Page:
Praedial Larceny: A Scourge on Agricultural Production and Food Security is the theme of this year’s feature presentation at the annual St. Patrick’s Festival Lecture.
Slated for Tuesday, March 10 at 6PM at the Montserrat Cultural Centre, the presenter will be Miss Gracelyn Cassell, Head of the UWI Open Campus on island.
Poet and author Sir Howard Fergus will read from his new collection Man of the Match: Election Poems before the main discussion.
According to Wikipedia, Praedial larceny is the theft of agriculture produce. While such theft is almost universal, this term is primarily used in the Caribbean region where it is widely acknowledged to be a practice negatively impacting development of agriculture.
“The 2020 Lecture will explore the history of a problem that affected our enslaved ancestors in Montserrat and in the wider Caribbean and continues to affect us today. In many jurisdictions, praedial larceny is reported as being on the increase, resulting in huge losses for farmers, fishers and families. The search for deterrents and workable solutions, including the use of technology, has intensified,” explained Cassell.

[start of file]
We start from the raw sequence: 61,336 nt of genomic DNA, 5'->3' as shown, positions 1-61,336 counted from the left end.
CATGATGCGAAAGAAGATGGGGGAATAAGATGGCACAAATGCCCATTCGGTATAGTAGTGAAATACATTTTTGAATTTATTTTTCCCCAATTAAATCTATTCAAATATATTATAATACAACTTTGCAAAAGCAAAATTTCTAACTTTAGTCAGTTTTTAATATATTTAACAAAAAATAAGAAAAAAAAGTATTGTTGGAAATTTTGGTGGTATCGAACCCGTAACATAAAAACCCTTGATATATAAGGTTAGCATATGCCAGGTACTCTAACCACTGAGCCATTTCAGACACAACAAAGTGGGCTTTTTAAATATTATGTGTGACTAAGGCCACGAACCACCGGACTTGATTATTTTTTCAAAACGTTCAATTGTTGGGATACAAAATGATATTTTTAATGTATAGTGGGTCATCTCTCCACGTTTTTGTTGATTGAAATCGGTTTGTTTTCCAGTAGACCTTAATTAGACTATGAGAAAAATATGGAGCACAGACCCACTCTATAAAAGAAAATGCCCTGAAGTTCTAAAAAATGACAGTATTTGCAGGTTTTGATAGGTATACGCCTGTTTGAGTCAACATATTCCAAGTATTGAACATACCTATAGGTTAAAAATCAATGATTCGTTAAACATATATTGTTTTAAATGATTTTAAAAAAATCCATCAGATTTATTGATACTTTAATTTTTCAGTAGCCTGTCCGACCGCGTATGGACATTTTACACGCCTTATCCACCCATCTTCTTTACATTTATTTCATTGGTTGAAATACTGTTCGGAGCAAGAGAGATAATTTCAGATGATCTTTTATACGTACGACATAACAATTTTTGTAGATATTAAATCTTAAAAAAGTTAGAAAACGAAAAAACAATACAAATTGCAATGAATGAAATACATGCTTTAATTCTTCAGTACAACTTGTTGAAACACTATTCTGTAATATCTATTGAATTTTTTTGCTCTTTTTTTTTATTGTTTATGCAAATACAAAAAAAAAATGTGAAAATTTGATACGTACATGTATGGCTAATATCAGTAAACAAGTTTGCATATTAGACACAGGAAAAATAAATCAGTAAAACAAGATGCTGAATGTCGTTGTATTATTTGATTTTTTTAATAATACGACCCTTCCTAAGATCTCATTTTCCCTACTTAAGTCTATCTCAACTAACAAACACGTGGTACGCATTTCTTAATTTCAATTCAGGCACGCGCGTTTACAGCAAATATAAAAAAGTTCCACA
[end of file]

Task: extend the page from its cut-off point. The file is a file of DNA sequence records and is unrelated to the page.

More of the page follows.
The presentation will take the form of an interactive discussion intended to capture the experiences of victims as well as perpetrators of a crime that was once punishable by flogging. It is anticipated that realistic solutions will emerge from the discourse and can be presented for consideration by Government officials and policymakers.
Gracelyn Cassell earned a Bachelor of Arts Degree in Library Studies from the University of the West Indies (UWI) in 1982, a Master of Arts Degree in Archives from the University of London in 1987 and the Master of Sciences Degree in Computer Assisted Management Information Systems (UWI) in 2003. She worked in the Montserrat Public Library from 1982 to 1997 and in the Main Library at the University of the West Indies (UWI), Mona, Jamaica
from 1997 to 2005.
In August 2005, she returned to Montserrat to take up the post of Resident Tutor and Head of the UWI School of Continuing Studies, now called The UWI Open Campus Site Montserrat.
As a result of her exposure to the information sciences, Miss Cassell recognises the value of research for effectively informing discussion, policy-making and action. While working as Librarian at the Montserrat Public Library from 1982 to 1997, she assisted with the provision of targeted information services to public and private sector personnel engaged in development work on the island.
She was and continues to be an advocate for the wise use of limited resources and not reinventing the wheel, which are two critical outcomes of conducting research for problem-solving. Miss Cassell has a number of research interests and has presented at conferences and published on subjects ranging from library experiences with disasters, off-shore tertiary education, tourism and festival tourism.
She is enrolled in the Distance Learning Programme in Cultural Heritage at the University of Birmingham. She hopes to investigate the potential of social media for reconstructing heritage lost in the wake of disaster.